Later, at Lifeline, a friend who has reached a critical stage in recovery from addiction said her oldest child had called after a long silence. That call brightened her day at the recovery center where she lives for now. It reminded her of the more in her own life.
By Tom Ehrich
When I was a staff reporter for The Wall Street Journal, our competition in breaking news was Reuters.
It was a black day if Reuters moved a news story before we did. I once kept a long-distance telephone line open from Pittsburgh to New York for 30 minutes, so that I could be first to report a change in US Steel Corp.’s dividend.
In this age of digital news, the Journal’s competition is The New York Times. I had assumed The Times normally won, because their overall coverage is so much more substantial and balanced than Murdoch Madness.
But the Journal broke the news of a papal election 11 minutes before The Times did — an eternity in news time, if not in church time. Just now the Journal ran a brief on the Pentagon beefing up West Coast missile defenses a full 46 minutes ahead of The Times.
My hunch is that The Times hasn’t yet raised the performance bar for its digital staff. They did a superb job of analyzing the election of Pope Francis, and that matters. But do does timeliness. In this realm, speed means quality, and being first conveys trustworthiness.
Now, at this point, you might be asking, Who in the world cares about those eleven minutes of lost news time? Surely getting it deeply and correctly matters more than getting it first.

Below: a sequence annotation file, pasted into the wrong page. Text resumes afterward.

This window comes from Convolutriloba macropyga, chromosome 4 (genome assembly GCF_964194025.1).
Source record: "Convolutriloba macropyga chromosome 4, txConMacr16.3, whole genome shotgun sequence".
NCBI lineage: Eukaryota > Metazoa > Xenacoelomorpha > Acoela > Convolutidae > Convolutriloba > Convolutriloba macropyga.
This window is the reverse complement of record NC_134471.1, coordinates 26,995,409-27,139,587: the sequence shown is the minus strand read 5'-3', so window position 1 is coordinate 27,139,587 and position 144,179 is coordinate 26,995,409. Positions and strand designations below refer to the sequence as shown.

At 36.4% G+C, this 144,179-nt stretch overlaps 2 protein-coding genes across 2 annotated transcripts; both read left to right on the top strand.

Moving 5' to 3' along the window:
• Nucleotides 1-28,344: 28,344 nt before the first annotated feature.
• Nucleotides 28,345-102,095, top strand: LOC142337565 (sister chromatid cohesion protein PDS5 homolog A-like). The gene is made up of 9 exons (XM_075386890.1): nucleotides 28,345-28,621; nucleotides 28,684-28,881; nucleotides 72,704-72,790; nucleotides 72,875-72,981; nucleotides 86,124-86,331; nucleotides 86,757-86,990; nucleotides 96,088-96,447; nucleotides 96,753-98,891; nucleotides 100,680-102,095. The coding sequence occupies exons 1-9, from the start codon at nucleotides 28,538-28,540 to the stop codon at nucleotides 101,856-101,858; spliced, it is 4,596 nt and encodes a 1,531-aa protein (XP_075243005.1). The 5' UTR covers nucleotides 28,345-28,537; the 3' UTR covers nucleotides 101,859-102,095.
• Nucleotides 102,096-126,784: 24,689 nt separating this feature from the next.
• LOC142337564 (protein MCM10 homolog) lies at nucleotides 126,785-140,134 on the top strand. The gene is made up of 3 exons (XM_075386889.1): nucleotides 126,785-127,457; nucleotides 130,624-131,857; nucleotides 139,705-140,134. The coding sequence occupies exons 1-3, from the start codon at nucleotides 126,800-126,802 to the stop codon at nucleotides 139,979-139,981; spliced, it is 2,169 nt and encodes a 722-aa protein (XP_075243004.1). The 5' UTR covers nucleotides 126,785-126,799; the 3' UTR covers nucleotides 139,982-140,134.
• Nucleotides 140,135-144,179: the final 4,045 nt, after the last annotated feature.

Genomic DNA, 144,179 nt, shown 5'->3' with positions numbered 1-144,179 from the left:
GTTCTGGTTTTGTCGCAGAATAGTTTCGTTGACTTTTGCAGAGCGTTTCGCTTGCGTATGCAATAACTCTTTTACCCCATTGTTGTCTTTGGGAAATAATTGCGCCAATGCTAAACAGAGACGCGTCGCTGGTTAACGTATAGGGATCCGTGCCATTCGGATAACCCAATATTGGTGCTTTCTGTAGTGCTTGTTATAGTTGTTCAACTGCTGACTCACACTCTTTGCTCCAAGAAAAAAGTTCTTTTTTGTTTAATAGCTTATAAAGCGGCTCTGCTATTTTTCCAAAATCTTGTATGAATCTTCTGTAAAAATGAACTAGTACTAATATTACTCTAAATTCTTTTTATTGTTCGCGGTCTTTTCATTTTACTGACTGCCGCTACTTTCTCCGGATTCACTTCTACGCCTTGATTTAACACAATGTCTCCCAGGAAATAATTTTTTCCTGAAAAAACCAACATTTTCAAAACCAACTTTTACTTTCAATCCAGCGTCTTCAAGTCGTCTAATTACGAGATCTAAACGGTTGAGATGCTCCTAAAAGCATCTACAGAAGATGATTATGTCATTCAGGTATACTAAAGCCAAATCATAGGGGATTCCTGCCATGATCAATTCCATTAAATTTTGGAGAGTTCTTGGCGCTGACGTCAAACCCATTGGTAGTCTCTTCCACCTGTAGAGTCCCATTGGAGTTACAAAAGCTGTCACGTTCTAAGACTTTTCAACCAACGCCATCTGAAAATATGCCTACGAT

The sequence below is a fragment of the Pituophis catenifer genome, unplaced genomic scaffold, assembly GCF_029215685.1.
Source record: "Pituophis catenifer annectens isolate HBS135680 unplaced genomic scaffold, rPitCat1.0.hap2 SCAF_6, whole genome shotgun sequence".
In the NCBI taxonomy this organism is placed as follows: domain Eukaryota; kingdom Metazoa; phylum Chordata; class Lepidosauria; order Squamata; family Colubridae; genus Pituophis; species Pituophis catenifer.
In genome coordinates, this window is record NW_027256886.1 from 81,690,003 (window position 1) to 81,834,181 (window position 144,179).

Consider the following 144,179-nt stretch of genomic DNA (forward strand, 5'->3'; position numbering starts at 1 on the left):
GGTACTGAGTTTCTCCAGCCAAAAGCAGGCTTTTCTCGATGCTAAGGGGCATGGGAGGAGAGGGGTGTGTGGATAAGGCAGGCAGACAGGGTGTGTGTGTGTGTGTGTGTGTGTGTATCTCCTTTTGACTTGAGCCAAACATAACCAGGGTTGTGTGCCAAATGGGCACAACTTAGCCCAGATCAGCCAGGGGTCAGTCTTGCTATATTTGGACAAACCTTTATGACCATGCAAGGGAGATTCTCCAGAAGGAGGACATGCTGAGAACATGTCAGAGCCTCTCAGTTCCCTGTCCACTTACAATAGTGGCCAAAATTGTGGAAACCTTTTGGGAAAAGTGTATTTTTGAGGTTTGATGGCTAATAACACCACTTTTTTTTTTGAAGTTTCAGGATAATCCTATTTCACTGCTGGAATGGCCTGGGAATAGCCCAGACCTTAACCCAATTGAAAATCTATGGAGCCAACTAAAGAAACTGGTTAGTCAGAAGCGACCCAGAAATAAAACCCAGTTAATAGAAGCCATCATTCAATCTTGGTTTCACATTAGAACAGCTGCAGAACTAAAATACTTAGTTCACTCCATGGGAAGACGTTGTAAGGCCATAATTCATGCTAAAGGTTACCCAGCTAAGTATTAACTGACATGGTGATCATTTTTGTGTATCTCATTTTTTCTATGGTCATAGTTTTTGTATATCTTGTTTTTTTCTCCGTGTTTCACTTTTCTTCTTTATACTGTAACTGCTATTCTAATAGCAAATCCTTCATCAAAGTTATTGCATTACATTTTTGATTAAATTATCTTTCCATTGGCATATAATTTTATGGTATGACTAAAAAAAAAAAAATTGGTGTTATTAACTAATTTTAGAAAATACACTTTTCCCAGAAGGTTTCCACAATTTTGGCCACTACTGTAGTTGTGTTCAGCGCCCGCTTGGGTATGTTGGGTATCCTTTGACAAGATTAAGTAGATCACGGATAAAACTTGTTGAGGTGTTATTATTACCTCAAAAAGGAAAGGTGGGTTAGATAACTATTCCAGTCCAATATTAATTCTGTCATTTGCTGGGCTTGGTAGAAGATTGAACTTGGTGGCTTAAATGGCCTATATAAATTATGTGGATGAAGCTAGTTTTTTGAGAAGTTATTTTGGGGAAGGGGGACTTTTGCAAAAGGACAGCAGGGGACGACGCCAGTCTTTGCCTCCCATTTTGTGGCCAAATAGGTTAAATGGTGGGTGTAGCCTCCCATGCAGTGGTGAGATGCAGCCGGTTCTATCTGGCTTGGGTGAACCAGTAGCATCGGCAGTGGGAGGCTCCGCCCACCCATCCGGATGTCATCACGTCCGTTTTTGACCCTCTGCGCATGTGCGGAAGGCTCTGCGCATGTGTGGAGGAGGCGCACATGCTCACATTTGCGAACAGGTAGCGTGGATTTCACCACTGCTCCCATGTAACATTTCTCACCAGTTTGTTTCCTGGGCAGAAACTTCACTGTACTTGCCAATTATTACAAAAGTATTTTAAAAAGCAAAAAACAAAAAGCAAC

No, not more than. Just as much, perhaps, but not more than. And that is a point I wish religious folks could grasp.
People insist on defining what matters to them. If given any opening, they will assert their interests and needs, and you can be sure you haven’t guessed everything on their list.
To some news readers, speed matters more than depth, and that’s just the way it is. To some Christians, a presentation of God who looks like them conveys truth — female, dark-skinned, young, tolerant — and your presentation of God as male, white, old and narrow doesn’t convey truth. You can accept that and show an open mind to all, or reject it and drive much of the population away.
Does this mean God is a commercial product designed by shallow focus groups? No, it means God isn’t just one thing, but many things, each containing a piece of God’s truth, and none containing all of that truth.
You can try to talk someone out of their interests, needs and beliefs. Or you can respect them and treasure the other person for seeing what you are unable to see.
Now that would be an interesting sight: people thanking each other for being different.
By Tom Ehrich
Behold the new One Percent.
In New York City, where a simple breakfast (two eggs, bacon and juice) at the swank 44 restaurant costs $29, an estimated 21,000 children sleep in homeless shelters each night.
That’s 1% of the city’s total children. The homeless-children count is up 22% from a year ago, according to The Wall Street Journal.
It’s the worst homelessness since the Great Depression, and it’s happening in other cities, as well.
Meanwhile, the other 1% — those whose relentless greed contributes to the expanding ranks of the poor — is being invited to pay $14 million for an apartment in the Dakota, at 72nd and Central Park West, where John Lennon once lived and urged people to “imagine no possessions…no greed or hunger…all the people sharing all the world.”
It’s easier to imagine than to do, it seems.